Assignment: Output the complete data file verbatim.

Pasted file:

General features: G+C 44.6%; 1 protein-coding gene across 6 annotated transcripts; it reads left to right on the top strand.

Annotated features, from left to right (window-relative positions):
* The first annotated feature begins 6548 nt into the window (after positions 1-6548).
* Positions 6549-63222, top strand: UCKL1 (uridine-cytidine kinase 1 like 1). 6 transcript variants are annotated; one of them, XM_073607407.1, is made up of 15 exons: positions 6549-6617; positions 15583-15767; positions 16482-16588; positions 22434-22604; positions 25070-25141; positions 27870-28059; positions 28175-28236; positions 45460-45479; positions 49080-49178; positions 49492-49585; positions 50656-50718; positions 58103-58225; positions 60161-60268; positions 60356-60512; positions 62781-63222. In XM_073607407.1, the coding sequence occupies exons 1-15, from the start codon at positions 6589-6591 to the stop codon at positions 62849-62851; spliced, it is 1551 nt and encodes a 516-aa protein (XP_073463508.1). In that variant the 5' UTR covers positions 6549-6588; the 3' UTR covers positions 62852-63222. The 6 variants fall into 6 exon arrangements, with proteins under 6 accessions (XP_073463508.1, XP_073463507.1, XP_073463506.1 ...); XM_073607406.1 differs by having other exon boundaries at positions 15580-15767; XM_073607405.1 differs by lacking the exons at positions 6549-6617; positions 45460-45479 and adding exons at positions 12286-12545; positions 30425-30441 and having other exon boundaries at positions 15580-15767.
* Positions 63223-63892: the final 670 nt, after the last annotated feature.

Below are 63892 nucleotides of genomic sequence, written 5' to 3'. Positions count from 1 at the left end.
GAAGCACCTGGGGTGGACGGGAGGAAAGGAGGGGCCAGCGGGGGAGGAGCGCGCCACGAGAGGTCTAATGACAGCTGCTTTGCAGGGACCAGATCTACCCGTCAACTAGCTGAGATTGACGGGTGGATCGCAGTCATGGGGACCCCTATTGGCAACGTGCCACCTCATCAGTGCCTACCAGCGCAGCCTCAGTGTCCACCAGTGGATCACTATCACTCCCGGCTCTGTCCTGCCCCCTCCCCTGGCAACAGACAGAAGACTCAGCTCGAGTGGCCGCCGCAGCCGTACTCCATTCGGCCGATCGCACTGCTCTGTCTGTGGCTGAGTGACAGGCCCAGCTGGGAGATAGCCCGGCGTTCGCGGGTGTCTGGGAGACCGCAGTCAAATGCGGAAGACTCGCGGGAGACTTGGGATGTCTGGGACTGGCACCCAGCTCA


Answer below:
General features: G+C 44.6%; 1 protein-coding gene across 6 annotated transcripts; it reads left to right on the top strand.

Annotated features, from left to right (window-relative positions):
* The first annotated feature begins 6548 nt into the window (after positions 1-6548).
* Positions 6549-63222, top strand: UCKL1 (uridine-cytidine kinase 1 like 1). 6 transcript variants are annotated; one of them, XM_073607407.1, is made up of 15 exons: positions 6549-6617; positions 15583-15767; positions 16482-16588; positions 22434-22604; positions 25070-25141; positions 27870-28059; positions 28175-28236; positions 45460-45479; positions 49080-49178; positions 49492-49585; positions 50656-50718; positions 58103-58225; positions 60161-60268; positions 60356-60512; positions 62781-63222. In XM_073607407.1, the coding sequence occupies exons 1-15, from the start codon at positions 6589-6591 to the stop codon at positions 62849-62851; spliced, it is 1551 nt and encodes a 516-aa protein (XP_073463508.1). In that variant the 5' UTR covers positions 6549-6588; the 3' UTR covers positions 62852-63222. The 6 variants fall into 6 exon arrangements, with proteins under 6 accessions (XP_073463508.1, XP_073463507.1, XP_073463506.1 ...); XM_073607406.1 differs by having other exon boundaries at positions 15580-15767; XM_073607405.1 differs by lacking the exons at positions 6549-6617; positions 45460-45479 and adding exons at positions 12286-12545; positions 30425-30441 and having other exon boundaries at positions 15580-15767.
* Positions 63223-63892: the final 670 nt, after the last annotated feature.

Below are 63892 nucleotides of genomic sequence, written 5' to 3'. Positions count from 1 at the left end.
GAAGCACCTGGGGTGGACGGGAGGAAAGGAGGGGCCAGCGGGGGAGGAGCGCGCCACGAGAGGTCTAATGACAGCTGCTTTGCAGGGACCAGATCTACCCGTCAACTAGCTGAGATTGACGGGTGGATCGCAGTCATGGGGACCCCTATTGGCAACGTGCCACCTCATCAGTGCCTACCAGCGCAGCCTCAGTGTCCACCAGTGGATCACTATCACTCCCGGCTCTGTCCTGCCCCCTCCCCTGGCAACAGACAGAAGACTCAGCTCGAGTGGCCGCCGCAGCCGTACTCCATTCGGCCGATCGCACTGCTCTGTCTGTGGCTGAGTGACAGGCCCAGCTGGGAGATAGCCCGGCGTTCGCGGGTGTCTGGGAGACCGCAGTCAAATGCGGAAGACTCGCGGGAGACTTGGGATGTCTGGGACTGGCACCCAGCTCA